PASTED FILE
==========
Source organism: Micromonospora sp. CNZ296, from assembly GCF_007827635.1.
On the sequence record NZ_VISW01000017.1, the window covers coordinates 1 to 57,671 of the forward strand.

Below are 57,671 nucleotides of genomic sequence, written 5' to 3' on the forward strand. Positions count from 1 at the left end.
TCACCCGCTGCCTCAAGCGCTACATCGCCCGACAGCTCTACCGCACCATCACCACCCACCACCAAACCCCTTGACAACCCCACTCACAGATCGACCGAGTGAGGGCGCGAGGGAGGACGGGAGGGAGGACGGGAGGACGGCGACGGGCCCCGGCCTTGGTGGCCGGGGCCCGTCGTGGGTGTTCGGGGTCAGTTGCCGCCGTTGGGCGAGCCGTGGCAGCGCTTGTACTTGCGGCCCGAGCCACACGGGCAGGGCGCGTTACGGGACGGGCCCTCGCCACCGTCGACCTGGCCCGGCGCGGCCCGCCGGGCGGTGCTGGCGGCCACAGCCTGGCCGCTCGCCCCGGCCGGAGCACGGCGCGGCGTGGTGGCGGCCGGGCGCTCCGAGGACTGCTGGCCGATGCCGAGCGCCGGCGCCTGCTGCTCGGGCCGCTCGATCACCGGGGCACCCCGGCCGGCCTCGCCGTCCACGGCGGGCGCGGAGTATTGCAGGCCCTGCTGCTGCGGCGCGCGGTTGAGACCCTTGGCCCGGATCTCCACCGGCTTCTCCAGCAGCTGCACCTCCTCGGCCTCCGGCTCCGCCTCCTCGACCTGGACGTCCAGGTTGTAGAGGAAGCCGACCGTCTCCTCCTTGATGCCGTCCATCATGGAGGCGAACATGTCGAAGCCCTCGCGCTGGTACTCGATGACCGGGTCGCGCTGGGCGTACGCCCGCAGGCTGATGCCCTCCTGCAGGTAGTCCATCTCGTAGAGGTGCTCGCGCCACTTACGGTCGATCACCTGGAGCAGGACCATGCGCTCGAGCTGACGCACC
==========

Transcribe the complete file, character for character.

Source organism: Micromonospora sp. CNZ296, from assembly GCF_007827635.1.
On the sequence record NZ_VISW01000017.1, the window covers coordinates 1 to 57,671 of the forward strand.

Below are 57,671 nucleotides of genomic sequence, written 5' to 3' on the forward strand. Positions count from 1 at the left end.
TCACCCGCTGCCTCAAGCGCTACATCGCCCGACAGCTCTACCGCACCATCACCACCCACCACCAAACCCCTTGACAACCCCACTCACAGATCGACCGAGTGAGGGCGCGAGGGAGGACGGGAGGGAGGACGGGAGGACGGCGACGGGCCCCGGCCTTGGTGGCCGGGGCCCGTCGTGGGTGTTCGGGGTCAGTTGCCGCCGTTGGGCGAGCCGTGGCAGCGCTTGTACTTGCGGCCCGAGCCACACGGGCAGGGCGCGTTACGGGACGGGCCCTCGCCACCGTCGACCTGGCCCGGCGCGGCCCGCCGGGCGGTGCTGGCGGCCACAGCCTGGCCGCTCGCCCCGGCCGGAGCACGGCGCGGCGTGGTGGCGGCCGGGCGCTCCGAGGACTGCTGGCCGATGCCGAGCGCCGGCGCCTGCTGCTCGGGCCGCTCGATCACCGGGGCACCCCGGCCGGCCTCGCCGTCCACGGCGGGCGCGGAGTATTGCAGGCCCTGCTGCTGCGGCGCGCGGTTGAGACCCTTGGCCCGGATCTCCACCGGCTTCTCCAGCAGCTGCACCTCCTCGGCCTCCGGCTCCGCCTCCTCGACCTGGACGTCCAGGTTGTAGAGGAAGCCGACCGTCTCCTCCTTGATGCCGTCCATCATGGAGGCGAACATGTCGAAGCCCTCGCGCTGGTACTCGATGACCGGGTCGCGCTGGGCGTACGCCCGCAGGCTGATGCCCTCCTGCAGGTAGTCCATCTCGTAGAGGTGCTCGCGCCACTTACGGTCGATCACCTGGAGCAGGACCATGCGCTCGAGCTGACGCACC